Cambodia's ancient stone city of Angkor is a remnant of the Khmer Empire, dating between the 9th and 15th centuries. But even stone crumbles over time, and scientists are investigating what may have led to significant degradation of the remains of Angkor's elaborate architecture.
For the first time, researchers are using radar scans together with high-resolution satellite imagery to explore how changes in groundwater — water stored in underground reserves — at the Angkor site may have caused shifts on the surface that affected the ancient buildings.
Damage is widespread in Angkor's monuments, marked by collapses, cracks and fissures in many locations. Understanding what might be weakening these structures could help experts find more effective methods for preserving and protecting ancient buildings — in Angkor and at other sites of historic importance around the world.
Erosion and growing trees that force their way into cracks have been recognized as causes of monument damage, but little is known about how demands on Angkor's groundwater may be affecting the buildings — and the impacts could be significant, scientists wrote in a new study.
The power of water
Water needs for Angkor, its resident communities and its 3 million annual visitors — up from 10,000 visitors in 1993 — have skyrocketed in recent decades, and the study authors questioned whether wells and pumps that are drawing more heavily on the region's groundwater could be weakening the integrity of the stone structures and contributing to Angkor's deterioration.
To monitor subtle deformations at the millimeter scale over large expanses of land around Angkor, the researchers turned to a type of radar called synthetic aperture radar interferometry (InSAR). They searched for evidence of movement in the monuments and in land surface in an area measuring 14 miles (22 kilometers) by 11 miles (18 km), applying readings to 45 scenes of satellite imaging.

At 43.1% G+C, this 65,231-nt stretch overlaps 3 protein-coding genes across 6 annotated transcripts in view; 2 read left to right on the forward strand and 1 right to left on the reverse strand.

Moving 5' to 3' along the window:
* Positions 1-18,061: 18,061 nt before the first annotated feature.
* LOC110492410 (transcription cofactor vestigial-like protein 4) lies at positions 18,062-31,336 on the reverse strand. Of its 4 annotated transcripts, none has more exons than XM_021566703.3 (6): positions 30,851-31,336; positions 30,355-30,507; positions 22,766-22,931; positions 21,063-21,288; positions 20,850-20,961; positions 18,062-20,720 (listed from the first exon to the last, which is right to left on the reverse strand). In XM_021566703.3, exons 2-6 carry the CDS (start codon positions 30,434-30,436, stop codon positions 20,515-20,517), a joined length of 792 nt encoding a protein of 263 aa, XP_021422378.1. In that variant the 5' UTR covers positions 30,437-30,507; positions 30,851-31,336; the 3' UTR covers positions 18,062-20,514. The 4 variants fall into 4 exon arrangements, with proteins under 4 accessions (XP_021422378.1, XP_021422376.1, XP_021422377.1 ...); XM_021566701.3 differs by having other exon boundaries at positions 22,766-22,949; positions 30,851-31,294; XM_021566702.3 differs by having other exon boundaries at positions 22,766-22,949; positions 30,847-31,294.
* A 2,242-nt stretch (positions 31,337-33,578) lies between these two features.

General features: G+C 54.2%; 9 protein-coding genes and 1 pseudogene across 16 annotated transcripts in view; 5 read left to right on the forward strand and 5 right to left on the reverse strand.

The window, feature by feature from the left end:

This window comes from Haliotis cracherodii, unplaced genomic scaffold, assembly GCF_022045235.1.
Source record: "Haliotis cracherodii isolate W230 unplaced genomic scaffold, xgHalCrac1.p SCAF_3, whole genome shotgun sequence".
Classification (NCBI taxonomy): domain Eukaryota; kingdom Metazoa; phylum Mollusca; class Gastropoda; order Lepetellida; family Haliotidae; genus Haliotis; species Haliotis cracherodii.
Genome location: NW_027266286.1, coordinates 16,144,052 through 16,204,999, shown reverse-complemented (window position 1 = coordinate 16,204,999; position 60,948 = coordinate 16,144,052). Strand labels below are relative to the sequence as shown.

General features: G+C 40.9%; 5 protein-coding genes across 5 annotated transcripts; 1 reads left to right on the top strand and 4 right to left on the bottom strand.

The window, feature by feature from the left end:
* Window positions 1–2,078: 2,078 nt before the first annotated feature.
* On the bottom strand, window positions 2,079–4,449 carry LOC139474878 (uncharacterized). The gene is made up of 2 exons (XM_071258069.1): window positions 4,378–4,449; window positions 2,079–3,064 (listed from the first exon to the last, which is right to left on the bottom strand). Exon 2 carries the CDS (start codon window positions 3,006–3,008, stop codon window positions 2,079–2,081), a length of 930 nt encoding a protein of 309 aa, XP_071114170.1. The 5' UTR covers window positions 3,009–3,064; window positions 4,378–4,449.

Annual deformation rates (millimeters per year) on the Angkor Wat Temple. The pink arrows mark vulnerable monuments. (Credit: Chen et al. Sci. Adv. 2017;3:e1601284)
Over a two-year period — from 2011 to 2013 — the scientists found no direct evidence linking groundwater pumping to monument damage or to an increase in instability. However, incremental changes in groundwater spanning decades could contribute to Angkor's current susceptibility to damage, the authors wrote in the study. And computer models hinted that a combination of factors working together — such as ongoing erosion of the stone architecture alongside seasonal shifts in the ground surface due to changes in the water table — could amplify known causes of degradation and increase the likelihood of collapse.
Vulnerable to damage
Perhaps the most significant result of the InSAR scans was demonstrating their usefulness as a unique tool for safeguarding Angkor monuments — an early warning system for tracking structures that might be vulnerable to decay, the study authors reported.
A monument in Angkor is collapsing due to decay. (Credit: F. Chen from the Institute of Remote Sensing and Digital Earth, Chinese Academy of Sciences)
Traditional conservation methods at Angkor typically relied upon observations and measurements that indicated when a structure was already damaged and susceptible to collapse. However, the new technique could detect minuscule shifts that are likely to trigger damage. By spotting them before the damage happens, InSAR could help experts act to protect vulnerable structures and perhaps prevent the stone from weakening in the first place.
More environmentally conscious conservation methods may be required to stem the tide of Angkor's decay, the study authors concluded. Moving forward, multidisciplinary analysis including geology, hydrology, remote sensing and anthropology could provide a more promising approach for preserving Angkor's historic buildings, lead author Fulong Chen, a researcher with the Institute of Remote Sensing and Digital Earth at the Chinese Academy of Sciences in Beijing, China, told Live Science in an email.
The findings were published online today (March 1) in the journal Science Advances.
Original article on Live Science.
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